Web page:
Prince Avalanche doesn't play out like a typical genre film where two mismatched men must learn to deal with each other. It's far too mature for that cinematic stereotype. The film is about dealing with limitations, whether they're geographical or personal, and appreciating the present and the slowness of the present; it doesn't emphasize on the fact that both Alvin and Lance are polar opposites. Even as they argue and bicker back-and-forth, we still get the sense they enjoy being in the company of others and would actually hate to be doing this job alone.
The only other character in the film is an old truck driver, played by Lance LeGault, who comes along at infrequent times, giving the boys soda, alcohol, and cigars, commending them for their work and dedication to fixing up the road. Focusing simply on these three characters, Green (who also serves as writer) is allowed to layer these characters and work with them from an intimate point of view. This allows for the maximum level of humanism to come through, as listening to their dialogs and their ramblings on life become oddly poetic and increasingly believable.
Only adding to the poetic nature are the stunning shots that exhibit the locational beauty of the backwoods of Texas. Green adopts a Malick-esque appreciation for a concise crowd of restless ants, a bright green caterpillar, poisonous yellow paint flowing into a small river bank, and the burnt, dead trees that now make up the forest of this area in Texas. Terrence Malick's latest film, To the Wonder attempted to tell a romantic story by capturing the strange, beautiful, and occasional essences of the relationship at that particular point in time. Prince Avalanche attempts to use those essences to further a story told with strong minimalism and succeeds beautifully.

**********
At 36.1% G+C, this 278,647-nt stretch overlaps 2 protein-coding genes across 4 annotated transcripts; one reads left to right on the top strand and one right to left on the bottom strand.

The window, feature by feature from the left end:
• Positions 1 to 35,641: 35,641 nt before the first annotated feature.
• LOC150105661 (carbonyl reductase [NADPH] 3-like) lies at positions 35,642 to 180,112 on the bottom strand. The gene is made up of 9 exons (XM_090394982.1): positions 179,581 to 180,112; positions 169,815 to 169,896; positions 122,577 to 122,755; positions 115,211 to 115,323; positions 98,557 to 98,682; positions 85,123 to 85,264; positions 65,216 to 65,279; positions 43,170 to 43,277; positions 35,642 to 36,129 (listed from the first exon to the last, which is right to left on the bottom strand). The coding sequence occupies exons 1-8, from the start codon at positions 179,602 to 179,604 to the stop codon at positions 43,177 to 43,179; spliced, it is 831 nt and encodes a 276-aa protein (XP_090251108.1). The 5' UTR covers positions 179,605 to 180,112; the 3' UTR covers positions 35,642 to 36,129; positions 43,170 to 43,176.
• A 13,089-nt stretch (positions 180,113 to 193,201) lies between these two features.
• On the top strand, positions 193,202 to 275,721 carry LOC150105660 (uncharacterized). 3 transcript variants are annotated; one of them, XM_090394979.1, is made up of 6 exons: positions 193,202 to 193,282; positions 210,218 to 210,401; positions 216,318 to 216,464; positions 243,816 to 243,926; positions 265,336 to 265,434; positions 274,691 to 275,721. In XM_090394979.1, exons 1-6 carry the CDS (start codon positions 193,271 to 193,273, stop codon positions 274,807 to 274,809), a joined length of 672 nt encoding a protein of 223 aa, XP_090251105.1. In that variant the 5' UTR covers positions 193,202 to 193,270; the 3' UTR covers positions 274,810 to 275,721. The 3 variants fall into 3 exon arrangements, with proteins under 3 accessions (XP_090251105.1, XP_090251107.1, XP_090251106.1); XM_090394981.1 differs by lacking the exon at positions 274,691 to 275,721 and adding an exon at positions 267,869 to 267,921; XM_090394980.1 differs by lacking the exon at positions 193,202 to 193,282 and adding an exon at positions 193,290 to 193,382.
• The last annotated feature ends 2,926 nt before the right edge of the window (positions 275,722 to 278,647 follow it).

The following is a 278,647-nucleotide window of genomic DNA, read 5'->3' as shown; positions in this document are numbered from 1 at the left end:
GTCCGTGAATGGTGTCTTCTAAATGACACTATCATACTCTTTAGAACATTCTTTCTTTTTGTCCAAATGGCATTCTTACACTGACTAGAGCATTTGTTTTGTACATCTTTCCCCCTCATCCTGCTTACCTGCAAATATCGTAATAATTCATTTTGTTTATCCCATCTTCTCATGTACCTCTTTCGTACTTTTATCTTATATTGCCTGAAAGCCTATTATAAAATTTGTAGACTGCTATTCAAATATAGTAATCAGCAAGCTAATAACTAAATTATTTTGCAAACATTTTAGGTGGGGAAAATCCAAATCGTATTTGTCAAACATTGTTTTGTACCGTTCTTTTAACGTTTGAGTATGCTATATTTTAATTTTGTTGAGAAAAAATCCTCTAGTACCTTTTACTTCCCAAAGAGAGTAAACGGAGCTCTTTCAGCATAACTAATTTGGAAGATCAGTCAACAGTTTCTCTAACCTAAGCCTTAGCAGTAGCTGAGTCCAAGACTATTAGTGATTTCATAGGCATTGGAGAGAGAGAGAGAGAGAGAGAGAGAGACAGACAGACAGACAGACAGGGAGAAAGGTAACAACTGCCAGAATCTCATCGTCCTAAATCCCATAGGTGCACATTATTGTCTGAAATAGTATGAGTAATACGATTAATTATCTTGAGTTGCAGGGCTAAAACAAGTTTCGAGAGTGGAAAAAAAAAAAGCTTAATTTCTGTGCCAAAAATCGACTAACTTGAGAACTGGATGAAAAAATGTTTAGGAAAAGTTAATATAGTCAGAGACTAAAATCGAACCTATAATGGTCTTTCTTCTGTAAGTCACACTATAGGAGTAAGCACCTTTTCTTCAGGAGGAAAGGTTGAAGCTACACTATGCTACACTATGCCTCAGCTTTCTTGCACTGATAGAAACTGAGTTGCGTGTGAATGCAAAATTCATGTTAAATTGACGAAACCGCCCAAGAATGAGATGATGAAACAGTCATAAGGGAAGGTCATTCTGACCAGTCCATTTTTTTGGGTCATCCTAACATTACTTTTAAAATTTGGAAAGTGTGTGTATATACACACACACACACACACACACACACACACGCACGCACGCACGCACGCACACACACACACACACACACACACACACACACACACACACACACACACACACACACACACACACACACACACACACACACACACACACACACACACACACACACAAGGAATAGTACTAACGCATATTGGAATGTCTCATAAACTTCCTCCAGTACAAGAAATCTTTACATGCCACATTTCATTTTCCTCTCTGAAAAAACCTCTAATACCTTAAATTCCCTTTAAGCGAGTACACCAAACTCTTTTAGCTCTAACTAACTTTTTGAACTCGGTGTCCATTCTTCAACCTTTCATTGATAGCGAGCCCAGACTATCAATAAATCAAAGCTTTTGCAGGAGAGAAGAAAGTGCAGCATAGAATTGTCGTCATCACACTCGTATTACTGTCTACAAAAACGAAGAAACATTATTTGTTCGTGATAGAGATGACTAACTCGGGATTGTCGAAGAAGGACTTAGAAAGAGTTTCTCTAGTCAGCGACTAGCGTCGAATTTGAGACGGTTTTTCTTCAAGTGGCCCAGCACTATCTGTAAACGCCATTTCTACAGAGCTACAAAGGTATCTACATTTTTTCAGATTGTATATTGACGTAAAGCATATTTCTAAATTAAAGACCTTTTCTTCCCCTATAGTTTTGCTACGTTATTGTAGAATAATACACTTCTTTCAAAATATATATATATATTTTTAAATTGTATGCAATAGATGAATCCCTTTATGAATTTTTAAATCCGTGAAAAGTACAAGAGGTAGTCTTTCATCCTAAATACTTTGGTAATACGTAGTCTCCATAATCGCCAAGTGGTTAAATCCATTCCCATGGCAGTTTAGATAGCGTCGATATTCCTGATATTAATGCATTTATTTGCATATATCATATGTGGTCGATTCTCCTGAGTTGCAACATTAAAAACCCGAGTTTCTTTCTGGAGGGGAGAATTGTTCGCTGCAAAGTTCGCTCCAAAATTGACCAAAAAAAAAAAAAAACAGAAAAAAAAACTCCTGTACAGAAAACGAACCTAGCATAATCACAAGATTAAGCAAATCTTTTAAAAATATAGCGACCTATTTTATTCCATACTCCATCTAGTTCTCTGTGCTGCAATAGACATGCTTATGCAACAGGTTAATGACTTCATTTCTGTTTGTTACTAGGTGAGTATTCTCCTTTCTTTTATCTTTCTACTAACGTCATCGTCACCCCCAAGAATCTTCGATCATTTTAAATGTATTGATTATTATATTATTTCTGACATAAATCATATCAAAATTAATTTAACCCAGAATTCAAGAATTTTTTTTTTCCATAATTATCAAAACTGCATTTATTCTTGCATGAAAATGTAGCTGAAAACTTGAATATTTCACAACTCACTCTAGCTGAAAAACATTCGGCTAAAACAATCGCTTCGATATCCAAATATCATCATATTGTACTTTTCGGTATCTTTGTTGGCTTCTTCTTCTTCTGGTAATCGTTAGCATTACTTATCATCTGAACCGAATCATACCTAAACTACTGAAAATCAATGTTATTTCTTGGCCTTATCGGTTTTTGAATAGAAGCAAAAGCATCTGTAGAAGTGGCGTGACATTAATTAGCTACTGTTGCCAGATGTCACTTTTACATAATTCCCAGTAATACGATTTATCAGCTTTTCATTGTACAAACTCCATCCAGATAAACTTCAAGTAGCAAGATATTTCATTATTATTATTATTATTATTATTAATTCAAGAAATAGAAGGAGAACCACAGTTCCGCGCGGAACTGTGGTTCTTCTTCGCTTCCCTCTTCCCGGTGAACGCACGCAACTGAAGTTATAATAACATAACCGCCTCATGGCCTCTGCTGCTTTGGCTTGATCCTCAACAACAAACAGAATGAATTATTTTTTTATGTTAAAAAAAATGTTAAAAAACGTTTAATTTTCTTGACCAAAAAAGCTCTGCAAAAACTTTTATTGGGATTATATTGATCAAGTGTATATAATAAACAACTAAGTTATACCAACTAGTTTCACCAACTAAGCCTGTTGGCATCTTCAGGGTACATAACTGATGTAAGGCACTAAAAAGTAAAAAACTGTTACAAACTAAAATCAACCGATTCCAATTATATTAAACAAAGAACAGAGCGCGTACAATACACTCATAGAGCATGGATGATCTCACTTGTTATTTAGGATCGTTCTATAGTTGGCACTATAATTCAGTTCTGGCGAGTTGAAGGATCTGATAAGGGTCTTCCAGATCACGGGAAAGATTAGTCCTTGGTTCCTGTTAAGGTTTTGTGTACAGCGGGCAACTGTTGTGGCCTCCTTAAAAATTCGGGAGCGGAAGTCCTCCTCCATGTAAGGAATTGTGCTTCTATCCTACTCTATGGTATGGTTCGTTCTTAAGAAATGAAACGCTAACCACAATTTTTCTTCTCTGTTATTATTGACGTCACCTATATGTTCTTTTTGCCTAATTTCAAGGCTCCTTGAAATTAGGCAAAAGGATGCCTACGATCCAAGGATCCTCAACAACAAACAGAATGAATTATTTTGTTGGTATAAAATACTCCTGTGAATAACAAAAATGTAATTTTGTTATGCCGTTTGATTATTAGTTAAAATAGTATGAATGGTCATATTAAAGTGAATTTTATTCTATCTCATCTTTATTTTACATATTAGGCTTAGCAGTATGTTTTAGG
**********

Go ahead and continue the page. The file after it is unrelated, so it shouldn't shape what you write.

The final thing to note are the performances by Rudd and Hirsch that show them breaking new ground in their careers. Rudd, who is known to star in offbeat comedies, could very well become skilled and known for his colorful dramas and the characters he plays if he continues a line of work like the one he is paving with this film. Hirsch, who has always been underrated and often miscast in my opinion, shows involvement with this role, particularly in his dialog scenes and facial expressions when either explaining a sexual fling or deeply regretting something he recently did. These two performances combined with beautiful landscape photography and conversation make Prince Avalanche meditative, peaceful, and a strong kind of road movie I never tire of seeing.
Starring: Paul Rudd, Emile Hirsch, and Lance LeGault. Directed by: David Gordon Green.